In this post, I’ll show you how to shrink your Go executable file (the output of
go build). Go binaries can be quite large. For example, the simple ‘Hello world’ from the Go Tutorial introduction turns into a 2.8MB binary on Windows. If you don’t care about the size of your executables, that’s fine. With modern hard disks and network speeds, it doesn’t matter too much.
If you do care, read on! There are some tricks to reduce the output size considerably. This post shows you two quick and easy ways to shrink your go executable.
Table of Contents
Why would you need to shrink your Go executable?
Go binaries are quite large compared to equivalent C programs. This is because Go needs to include some stuff, like the garbage collector, that we can’t get around. However, it also includes some unnecessary things you can strip.
If you are creating software to share with the world, it’s important to consider your file size. After all, your software might be downloaded thousands or even millions of times. Each byte you can strip off is a byte that does not have to be stored on millions of hard disks or transferred over the Internet.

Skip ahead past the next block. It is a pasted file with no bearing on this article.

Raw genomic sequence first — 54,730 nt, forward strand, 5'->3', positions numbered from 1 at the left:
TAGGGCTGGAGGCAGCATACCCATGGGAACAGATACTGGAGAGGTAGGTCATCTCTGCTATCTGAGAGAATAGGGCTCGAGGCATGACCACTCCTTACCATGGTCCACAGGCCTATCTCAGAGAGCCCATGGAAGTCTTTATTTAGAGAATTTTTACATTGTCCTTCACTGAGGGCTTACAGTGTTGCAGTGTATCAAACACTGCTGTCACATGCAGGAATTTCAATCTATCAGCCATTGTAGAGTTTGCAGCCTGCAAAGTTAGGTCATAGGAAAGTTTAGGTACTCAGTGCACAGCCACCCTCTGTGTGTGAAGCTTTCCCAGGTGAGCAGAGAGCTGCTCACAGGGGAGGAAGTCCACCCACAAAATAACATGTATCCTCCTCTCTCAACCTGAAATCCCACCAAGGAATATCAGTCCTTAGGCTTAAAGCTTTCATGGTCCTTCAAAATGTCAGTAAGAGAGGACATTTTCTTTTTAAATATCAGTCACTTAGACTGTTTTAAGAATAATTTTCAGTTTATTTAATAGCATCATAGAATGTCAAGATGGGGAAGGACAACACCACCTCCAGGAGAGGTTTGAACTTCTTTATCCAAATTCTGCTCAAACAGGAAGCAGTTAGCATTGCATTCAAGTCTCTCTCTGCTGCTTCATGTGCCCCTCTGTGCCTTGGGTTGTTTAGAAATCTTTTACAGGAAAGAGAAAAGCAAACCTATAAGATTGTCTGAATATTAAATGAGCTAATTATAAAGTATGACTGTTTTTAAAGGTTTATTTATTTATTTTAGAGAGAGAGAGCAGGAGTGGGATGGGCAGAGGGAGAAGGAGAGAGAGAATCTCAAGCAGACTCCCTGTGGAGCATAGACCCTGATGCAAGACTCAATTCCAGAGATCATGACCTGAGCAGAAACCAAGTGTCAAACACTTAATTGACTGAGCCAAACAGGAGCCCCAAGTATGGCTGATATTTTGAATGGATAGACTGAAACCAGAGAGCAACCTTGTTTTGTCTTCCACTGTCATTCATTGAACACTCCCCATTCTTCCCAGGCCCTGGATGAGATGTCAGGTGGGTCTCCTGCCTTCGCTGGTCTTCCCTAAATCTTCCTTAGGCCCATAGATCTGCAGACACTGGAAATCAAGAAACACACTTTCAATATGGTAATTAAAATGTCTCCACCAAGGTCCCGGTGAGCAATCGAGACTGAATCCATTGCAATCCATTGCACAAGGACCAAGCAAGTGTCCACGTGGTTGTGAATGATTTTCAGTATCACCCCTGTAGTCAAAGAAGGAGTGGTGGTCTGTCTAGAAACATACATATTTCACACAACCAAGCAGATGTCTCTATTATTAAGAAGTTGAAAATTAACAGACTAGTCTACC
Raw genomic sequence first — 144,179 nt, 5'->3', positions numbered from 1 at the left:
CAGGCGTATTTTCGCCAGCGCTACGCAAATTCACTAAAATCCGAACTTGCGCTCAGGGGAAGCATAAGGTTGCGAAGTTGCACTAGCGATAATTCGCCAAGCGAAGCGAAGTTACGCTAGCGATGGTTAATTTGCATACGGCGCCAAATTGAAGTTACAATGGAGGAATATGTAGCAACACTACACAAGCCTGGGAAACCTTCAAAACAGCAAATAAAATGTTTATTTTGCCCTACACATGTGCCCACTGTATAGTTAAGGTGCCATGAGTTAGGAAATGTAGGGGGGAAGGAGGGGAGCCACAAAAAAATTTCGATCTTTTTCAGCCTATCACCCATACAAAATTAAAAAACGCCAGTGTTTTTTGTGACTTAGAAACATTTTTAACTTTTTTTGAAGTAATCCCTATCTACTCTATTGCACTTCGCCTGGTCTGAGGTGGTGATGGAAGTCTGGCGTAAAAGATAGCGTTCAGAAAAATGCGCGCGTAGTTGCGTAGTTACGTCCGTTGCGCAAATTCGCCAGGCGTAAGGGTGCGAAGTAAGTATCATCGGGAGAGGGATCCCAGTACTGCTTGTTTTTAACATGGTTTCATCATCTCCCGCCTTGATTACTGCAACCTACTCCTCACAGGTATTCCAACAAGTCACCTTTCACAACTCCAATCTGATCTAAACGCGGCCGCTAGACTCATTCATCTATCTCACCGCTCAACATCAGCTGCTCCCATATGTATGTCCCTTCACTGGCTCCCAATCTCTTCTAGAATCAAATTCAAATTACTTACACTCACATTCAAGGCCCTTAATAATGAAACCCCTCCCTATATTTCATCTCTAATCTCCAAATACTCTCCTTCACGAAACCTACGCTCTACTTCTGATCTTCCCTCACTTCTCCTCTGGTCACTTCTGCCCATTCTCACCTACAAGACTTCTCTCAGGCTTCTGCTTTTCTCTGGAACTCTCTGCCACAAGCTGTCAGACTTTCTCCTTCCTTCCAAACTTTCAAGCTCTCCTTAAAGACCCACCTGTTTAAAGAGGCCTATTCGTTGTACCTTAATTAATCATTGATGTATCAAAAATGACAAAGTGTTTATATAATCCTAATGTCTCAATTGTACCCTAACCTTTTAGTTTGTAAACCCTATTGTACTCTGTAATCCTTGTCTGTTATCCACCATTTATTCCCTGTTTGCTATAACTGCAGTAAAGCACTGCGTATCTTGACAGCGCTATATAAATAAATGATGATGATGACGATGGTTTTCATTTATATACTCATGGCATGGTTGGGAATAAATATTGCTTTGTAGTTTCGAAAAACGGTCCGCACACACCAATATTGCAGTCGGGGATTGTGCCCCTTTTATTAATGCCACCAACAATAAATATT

Luckily, you can considerably reduce a Go binary with little effort.
Strip debug symbols
First of all, you can strip some stuff from your binary file that is only needed for debugging. Since it’s quite rare to debug a release version (and you can also build it again if you ever need to), you can safely remove debug symbols and such from the binary by using some ldflags:
To learn what these flags do, you can check the output of the command
go tool link. But I did that for you already, so here you go:
-sdisables the symbol table
-wdisables DWARF generation
go build command should look like this when using these flags:
Please note that you need to be using modules for this to work. E.g., the above command won’t work if you are compiling a single file.
Compress your executable
This is not Go-specific; it works for any executable. There are multiple tools out there to compress executables. One such tool, upx, is open-source and freely available. You can also use it on many different OSes, and it will usually compress your file considerably.